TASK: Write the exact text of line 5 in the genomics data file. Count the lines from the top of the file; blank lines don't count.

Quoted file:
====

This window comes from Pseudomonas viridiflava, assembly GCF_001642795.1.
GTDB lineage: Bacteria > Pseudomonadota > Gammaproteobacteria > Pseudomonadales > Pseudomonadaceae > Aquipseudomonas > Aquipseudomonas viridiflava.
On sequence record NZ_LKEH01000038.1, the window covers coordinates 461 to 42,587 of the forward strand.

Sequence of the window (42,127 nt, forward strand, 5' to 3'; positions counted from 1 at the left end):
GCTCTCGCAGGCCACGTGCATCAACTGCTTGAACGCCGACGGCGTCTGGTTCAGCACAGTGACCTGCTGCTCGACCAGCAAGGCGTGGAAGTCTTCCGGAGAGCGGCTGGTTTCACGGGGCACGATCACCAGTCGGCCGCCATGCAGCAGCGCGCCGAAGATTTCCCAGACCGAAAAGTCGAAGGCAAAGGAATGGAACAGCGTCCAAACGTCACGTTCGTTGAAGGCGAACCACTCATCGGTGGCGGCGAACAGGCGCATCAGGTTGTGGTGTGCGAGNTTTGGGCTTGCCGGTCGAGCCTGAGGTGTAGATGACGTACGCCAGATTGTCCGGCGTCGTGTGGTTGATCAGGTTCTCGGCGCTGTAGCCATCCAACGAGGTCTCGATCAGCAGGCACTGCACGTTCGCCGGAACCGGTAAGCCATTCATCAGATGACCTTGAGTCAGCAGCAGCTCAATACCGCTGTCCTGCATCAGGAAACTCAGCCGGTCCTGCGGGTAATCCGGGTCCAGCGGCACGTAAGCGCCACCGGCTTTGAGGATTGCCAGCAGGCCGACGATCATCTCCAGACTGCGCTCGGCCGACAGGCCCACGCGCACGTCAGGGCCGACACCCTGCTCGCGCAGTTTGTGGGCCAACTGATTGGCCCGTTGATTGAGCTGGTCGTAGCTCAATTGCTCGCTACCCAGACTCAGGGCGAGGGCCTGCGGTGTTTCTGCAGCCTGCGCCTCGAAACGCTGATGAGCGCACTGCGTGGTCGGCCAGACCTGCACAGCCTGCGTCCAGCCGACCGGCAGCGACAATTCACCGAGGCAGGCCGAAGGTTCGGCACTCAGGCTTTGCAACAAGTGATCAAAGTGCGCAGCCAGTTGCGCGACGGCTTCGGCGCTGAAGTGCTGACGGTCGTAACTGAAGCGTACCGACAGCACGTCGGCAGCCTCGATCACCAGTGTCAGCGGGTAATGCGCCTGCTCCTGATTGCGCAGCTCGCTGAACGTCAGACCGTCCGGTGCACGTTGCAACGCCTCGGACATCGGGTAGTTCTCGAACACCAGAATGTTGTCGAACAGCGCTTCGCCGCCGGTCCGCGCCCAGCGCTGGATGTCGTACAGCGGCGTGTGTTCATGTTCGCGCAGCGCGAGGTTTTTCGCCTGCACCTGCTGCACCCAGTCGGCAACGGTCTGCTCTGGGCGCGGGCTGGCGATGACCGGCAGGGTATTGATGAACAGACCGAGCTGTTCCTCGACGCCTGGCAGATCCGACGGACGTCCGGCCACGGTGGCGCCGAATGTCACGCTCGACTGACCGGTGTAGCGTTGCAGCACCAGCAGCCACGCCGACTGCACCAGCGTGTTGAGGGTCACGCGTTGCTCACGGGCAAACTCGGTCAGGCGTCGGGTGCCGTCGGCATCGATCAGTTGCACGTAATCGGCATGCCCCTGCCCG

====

GCTCTCGCAGGCCACGTGCATCAACTGCTTGAACGCCGACGGCGTCTGGTTCAGCACAGTGACCTGCTGCTCGACCAGCAAGGCGTGGAAGTCTTCCGGAGAGCGGCTGGTTTCACGGGGCACGATCACCAGTCGGCCGCCATGCAGCAGCGCGCCGAAGATTTCCCAGACCGAAAAGTCGAAGGCAAAGGAATGGAACAGCGTCCAAACGTCACGTTCGTTGAAGGCGAACCACTCATCGGTGGCGGCGAACAGGCGCATCAGGTTGTGGTGTGCGAGNTTTGGGCTTGCCGGTCGAGCCTGAGGTGTAGATGACGTACGCCAGATTGTCCGGCGTCGTGTGGTTGATCAGGTTCTCGGCGCTGTAGCCATCCAACGAGGTCTCGATCAGCAGGCACTGCACGTTCGCCGGAACCGGTAAGCCATTCATCAGATGACCTTGAGTCAGCAGCAGCTCAATACCGCTGTCCTGCATCAGGAAACTCAGCCGGTCCTGCGGGTAATCCGGGTCCAGCGGCACGTAAGCGCCACCGGCTTTGAGGATTGCCAGCAGGCCGACGATCATCTCCAGACTGCGCTCGGCCGACAGGCCCACGCGCACGTCAGGGCCGACACCCTGCTCGCGCAGTTTGTGGGCCAACTGATTGGCCCGTTGATTGAGCTGGTCGTAGCTCAATTGCTCGCTACCCAGACTCAGGGCGAGGGCCTGCGGTGTTTCTGCAGCCTGCGCCTCGAAACGCTGATGAGCGCACTGCGTGGTCGGCCAGACCTGCACAGCCTGCGTCCAGCCGACCGGCAGCGACAATTCACCGAGGCAGGCCGAAGGTTCGGCACTCAGGCTTTGCAACAAGTGATCAAAGTGCGCAGCCAGTTGCGCGACGGCTTCGGCGCTGAAGTGCTGACGGTCGTAACTGAAGCGTACCGACAGCACGTCGGCAGCCTCGATCACCAGTGTCAGCGGGTAATGCGCCTGCTCCTGATTGCGCAGCTCGCTGAACGTCAGACCGTCCGGTGCACGTTGCAACGCCTCGGACATCGGGTAGTTCTCGAACACCAGAATGTTGTCGAACAGCGCTTCGCCGCCGGTCCGCGCCCAGCGCTGGATGTCGTACAGCGGCGTGTGTTCATGTTCGCGCAGCGCGAGGTTTTTCGCCTGCACCTGCTGCACCCAGTCGGCAACGGTCTGCTCTGGGCGCGGGCTGGCGATGACCGGCAGGGTATTGATGAACAGACCGAGCTGTTCCTCGACGCCTGGCAGATCCGACGGACGTCCGGCCACGGTGGCGCCGAATGTCACGCTCGACTGACCGGTGTAGCGTTGCAGCACCAGCAGCCACGCCGACTGCACCAGCGTGTTGAGGGTCACGCGTTGCTCACGGGCAAACTCGGTCAGGCGTCGGGTGCCGTCGGCATCGATCAGTTGCACGTAATCGGCATGCCCCTGCCCG